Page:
NYC Tries GPS to Track Snowplows

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A NYC plow working after the post-Christmas blizzard. AZI PAYBARAH/WNYC


(John Keefe, Transportation Nation) As meteorologists forecast more snow for New York City, City Hall plans to track where the streets are being cleared -- with GPS-equipped plows.

In the post-Christmas blizzard two weeks ago, cars, buses and ambulances were stranded throughout the city, and many streets remained unplowed for days. City officials and Mayor Michael Bloomberg were widely criticized for their response to the storm.

At a press conference this afternoon, Bloomberg said last time, "there was a discrepancy between information coming into and out of City Hall and what people were actually experiencing on the streets."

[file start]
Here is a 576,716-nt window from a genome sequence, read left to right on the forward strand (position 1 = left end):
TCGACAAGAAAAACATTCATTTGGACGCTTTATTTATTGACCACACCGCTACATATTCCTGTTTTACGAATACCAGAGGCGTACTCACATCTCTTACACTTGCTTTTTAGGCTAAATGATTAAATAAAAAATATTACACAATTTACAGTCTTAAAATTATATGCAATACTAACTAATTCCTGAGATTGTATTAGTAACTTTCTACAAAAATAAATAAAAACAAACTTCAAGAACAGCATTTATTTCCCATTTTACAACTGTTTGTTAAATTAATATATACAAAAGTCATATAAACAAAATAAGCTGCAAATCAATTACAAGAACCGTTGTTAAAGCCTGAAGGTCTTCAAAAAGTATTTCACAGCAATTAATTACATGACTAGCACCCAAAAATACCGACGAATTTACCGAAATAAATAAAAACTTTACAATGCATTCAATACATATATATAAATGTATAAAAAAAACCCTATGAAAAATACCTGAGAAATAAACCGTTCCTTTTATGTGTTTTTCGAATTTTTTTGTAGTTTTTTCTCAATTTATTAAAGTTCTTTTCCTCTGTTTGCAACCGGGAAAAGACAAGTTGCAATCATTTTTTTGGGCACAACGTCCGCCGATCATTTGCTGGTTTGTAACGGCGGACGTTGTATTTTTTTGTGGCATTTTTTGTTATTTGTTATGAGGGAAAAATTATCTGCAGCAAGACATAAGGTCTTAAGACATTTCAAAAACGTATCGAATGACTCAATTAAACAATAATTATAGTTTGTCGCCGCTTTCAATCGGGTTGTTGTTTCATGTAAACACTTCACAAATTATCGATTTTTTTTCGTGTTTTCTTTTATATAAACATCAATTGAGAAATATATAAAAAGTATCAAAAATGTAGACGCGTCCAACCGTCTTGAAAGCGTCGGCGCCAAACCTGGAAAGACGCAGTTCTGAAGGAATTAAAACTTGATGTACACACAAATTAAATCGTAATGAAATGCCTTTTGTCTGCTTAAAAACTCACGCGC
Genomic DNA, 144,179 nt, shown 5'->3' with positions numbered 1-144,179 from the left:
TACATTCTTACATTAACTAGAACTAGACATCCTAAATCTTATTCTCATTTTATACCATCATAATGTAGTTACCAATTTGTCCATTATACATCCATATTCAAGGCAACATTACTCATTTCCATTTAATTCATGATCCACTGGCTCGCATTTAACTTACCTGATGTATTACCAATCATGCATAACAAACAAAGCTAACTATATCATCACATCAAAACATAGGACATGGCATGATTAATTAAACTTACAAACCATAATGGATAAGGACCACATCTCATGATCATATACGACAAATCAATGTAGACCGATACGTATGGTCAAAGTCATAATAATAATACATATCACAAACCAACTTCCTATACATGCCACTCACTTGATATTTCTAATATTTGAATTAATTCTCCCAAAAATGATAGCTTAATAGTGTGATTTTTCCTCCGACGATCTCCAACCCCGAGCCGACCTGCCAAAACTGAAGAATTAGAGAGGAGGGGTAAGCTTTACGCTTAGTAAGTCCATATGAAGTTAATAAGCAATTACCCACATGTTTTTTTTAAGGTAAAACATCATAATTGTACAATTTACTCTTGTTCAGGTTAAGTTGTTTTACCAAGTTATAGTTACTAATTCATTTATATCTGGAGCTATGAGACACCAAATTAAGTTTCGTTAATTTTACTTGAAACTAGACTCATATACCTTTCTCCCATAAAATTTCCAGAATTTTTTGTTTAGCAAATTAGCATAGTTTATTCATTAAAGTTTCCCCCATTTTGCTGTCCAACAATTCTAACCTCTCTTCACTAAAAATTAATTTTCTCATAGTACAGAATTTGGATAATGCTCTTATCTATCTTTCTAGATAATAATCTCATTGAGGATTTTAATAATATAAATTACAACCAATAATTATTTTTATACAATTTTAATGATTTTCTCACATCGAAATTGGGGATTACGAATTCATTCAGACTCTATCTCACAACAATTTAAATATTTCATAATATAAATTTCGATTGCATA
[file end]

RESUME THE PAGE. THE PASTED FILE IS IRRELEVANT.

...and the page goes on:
In a pilot project that will be tested if the snow flies tomorrow, GPS-enabled plows -- many of which are modified garbage trucks -- will roam the Brooklyn neighborhoods of Midwood, Flatbush and Ditmas Park, and also parts of Kensington.

Bloomberg said the tracking devices have become so cheap that eventually all 1,700 plows could be tracked, providing information not only on snow removal but also salting and trash pickup. Drivers of municipal vehicles in other cities, and in NYC taxi cabs, have fought such tracking systems as an invasion of their privacy.

Whether snowplow location information will be made public remains an open question. The Mayor's spokesman, Stu Loeser, said in a phone interview with TN that the city could expand the number of plows with GPS's. If it goes well tomorrow, he said, that could happen as soon as next week.  As for making the data public in real time, "we wouldn't rule it out."   In other cities, public access to real-time tracking data lets residents know when they can expect plows and buses.